I must say that when this “underwear” story broke, I initially thought it would either quickly be swept away by more weighty, newsworthy tidbits (think M. Jackson), or that it was part of a more cunning master plan to throw a monkey wrench into the looming possibility of runaway global price inflation. And I was bemused for a couple of days listening to an officemate launch into his screaming bra & panties tirade with clients; “I can’t believe Bush is going to trash the whole Farm Bill over white cotton panties!!!!”
But now this tariff business has gotten me a bit more concerned. My worry is not about a Bush second term, I think that is in the cards despite Lex’s belief in a Hillary in ’04 ticket. I am concerned that more protectionist talk could accomplish what the September 11 attacks failed to do, and that is clip the global recovery and put us all into a depression.
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[This post: ~1,000 words; reading time
Its links: approximate total 17,000 words; exhaustive reading time ~ 1 hour.]
This is inspired by Lexington Green’s More Than the Rest Put Together and Language matters. Borders matter. (Which reminds me — just to get it out of the way: go read this, and follow the links. Meanwhile, back on Earth …)
In part III of my review of The Substance of Style, I suggested that the secret of Anglospheric wealth, including the “aesthetic plenitude” that is the focus of much of Virginia’s book, may be due to a preference for process over principle, resulting in an open economic system rather than a closed one.
In support of this, I quoted from this book, which I received a while back as a member of the Classics of Liberty Library; a sort of bookmark-like card that came with it says:
One approach to the subject of liberty is to study and compare, across time and place, the legal systems that have governed the world’s civilizations. An investigation of the development of political and judicial systems reveals the tensions between the prerogatives of government and the human desire for individual freedom.
In the second half of the twentieth century, René David, honorary professor of law and political science at the Law School of the University of Aix-Marseilles provided, in Major Legal Systems in the World Today: An Introduction to the Comparative Study of Law, a respected and succinct work to begin such a [sic] examination. The book first appeared, in French, in 1964, and saw eight editions in its first quarter century. John E.C. Brierley of the Faculty of Law, McGill University, Montreal, undertook to translate the book, and it was published in English in 1966. Our facsimile is based on the third English edition, to which Professor Brierley added a considerable amount of material.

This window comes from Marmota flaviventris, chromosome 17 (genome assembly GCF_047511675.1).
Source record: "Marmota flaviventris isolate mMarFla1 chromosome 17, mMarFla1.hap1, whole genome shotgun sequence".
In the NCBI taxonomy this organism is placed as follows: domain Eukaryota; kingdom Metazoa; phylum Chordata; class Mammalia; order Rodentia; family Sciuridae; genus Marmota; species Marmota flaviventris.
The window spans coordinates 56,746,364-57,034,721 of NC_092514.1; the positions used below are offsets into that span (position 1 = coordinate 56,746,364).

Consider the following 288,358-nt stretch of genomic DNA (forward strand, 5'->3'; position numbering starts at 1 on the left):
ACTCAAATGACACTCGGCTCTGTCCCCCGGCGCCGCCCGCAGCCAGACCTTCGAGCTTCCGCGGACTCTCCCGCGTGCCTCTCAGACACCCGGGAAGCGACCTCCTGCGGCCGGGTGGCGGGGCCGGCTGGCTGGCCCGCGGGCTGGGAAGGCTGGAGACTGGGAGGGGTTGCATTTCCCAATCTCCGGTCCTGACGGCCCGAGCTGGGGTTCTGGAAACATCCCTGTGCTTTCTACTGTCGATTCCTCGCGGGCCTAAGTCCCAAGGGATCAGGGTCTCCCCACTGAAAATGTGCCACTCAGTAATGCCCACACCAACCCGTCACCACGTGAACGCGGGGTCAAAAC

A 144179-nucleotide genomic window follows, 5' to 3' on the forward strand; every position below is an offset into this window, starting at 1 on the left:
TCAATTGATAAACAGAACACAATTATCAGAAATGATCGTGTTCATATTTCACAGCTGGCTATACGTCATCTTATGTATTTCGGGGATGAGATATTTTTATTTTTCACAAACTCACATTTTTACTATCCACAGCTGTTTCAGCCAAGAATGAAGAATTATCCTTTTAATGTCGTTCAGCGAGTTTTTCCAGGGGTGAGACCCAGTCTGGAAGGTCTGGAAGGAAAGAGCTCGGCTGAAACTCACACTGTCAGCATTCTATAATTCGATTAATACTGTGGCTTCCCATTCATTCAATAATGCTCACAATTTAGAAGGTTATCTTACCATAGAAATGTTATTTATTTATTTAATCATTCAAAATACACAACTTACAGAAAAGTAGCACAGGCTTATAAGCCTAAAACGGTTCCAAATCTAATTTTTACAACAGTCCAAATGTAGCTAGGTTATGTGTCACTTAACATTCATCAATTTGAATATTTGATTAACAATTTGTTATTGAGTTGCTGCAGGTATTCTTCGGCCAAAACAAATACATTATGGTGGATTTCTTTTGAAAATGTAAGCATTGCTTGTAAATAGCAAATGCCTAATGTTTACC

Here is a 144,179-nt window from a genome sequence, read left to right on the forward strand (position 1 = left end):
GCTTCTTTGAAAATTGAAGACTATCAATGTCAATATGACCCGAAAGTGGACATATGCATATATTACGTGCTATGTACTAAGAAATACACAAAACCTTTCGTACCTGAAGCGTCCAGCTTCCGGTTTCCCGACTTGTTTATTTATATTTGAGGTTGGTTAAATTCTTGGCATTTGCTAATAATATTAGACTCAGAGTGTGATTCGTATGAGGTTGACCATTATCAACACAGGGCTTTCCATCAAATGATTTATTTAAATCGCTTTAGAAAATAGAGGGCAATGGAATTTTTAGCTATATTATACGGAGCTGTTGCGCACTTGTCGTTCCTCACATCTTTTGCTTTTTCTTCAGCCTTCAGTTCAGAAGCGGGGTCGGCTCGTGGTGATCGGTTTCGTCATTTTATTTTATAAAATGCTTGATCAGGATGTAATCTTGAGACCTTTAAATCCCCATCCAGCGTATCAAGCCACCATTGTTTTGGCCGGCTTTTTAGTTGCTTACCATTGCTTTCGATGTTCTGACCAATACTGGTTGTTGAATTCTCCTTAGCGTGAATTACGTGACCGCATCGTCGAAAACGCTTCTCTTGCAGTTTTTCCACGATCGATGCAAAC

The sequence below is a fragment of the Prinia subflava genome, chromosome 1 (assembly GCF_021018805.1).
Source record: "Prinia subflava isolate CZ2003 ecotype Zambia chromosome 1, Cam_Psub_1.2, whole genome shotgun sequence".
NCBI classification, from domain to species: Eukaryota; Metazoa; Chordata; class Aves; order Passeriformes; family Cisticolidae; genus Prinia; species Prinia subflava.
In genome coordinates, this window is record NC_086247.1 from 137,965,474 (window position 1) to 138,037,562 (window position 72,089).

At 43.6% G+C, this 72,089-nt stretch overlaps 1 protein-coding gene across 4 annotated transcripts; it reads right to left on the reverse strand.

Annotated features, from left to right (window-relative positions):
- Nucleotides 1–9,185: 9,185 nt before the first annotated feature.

The book is a work of some note; it is found, for example, on this list (and on this one as well). Among its most striking passages is the one I quoted in my (incredibly long and unwieldy) TSOS review, from pp 360-361:
The laws of the Romano-Germanic family are coherent but, one may say, “closed” systems in which any kind of question can, and must at least in theory, be resolved by an “interpretation” of an existing rule of law. On the other hand English law is an “open” system: it has a method that can assure the resolution of any kind of question that may arise, not substantive principles which must, in all circumstances, be applied. The technique of English law is not one of interpreting legal rules; it consists, beginning with those legal rules already enunciated, of discovering the legal rule — perhaps a new legal rule — that must be applied in the instant case. This is accomplished by paying very great attention to the facts of each case and by carefully studying the reasons that may exist for distinguishing the factual situation in the case at hand from that in a previous case. To a new fact situation there corresponds — there must correspond in the English legal mentality — a new legal rule.
I then commented:
The freedom and openness — and wealth — of the Anglosphere may well rest on its ability to develop open processes for creation and discovery, as opposed to closed definitions of a tidier but fundamentally static world. And besides — to quote an ancient principle of nonintervention — the Anglosphere has learned not to gather the weeds, lest it uproot the wheat.
Lex’s recounting of the relative wealth of English and non-English speakers reinforced my impression that the world is dividing into two camps, Anglosphere and non-Anglosphere. Or perhaps into several camps, but when one is worth more than all the others combined, a more or less bipolar world may be inevitable. And what divides them ultimately may not be ethnicity or language or religion, but realism — a willingness to work with the world and human nature as it is, rather than construct elegant theories and then shoehorn (or bludgeon) societies into an unchanging mold.
To be sure, the distinction is largely a contrast between British and French attitudes. As this Gertrude Himmelfarb essay notes, quoting Alexis de Tocqueville:
In England writers on the theory of government and those who actually governed cooperated with each other, the former setting forth their new theories, the latter amending or circumscribing these in the light of practical experience. In France, however, precept and practice were kept quite distinct and remained in the hands of two quite independent groups. One of these carried on the actual administration while the other set forth the abstract principles on which good government should, they said, be based; one took the routine measures appropriate to the needs of the moment, the other propounded general laws without a thought for their practical application; one group shaped the course of public affairs, the other that of public opinion.
I contend that America became the richest nation on Earth by being the most realistic nation on Earth; as Ralph Peters has written: “Theoretical constructs did fantastic damage to Europe in the twentieth century, and much of the rest of the world lives in a fantasy land. They do not have our ingrained, hard-learned ability to separate fact from fiction.”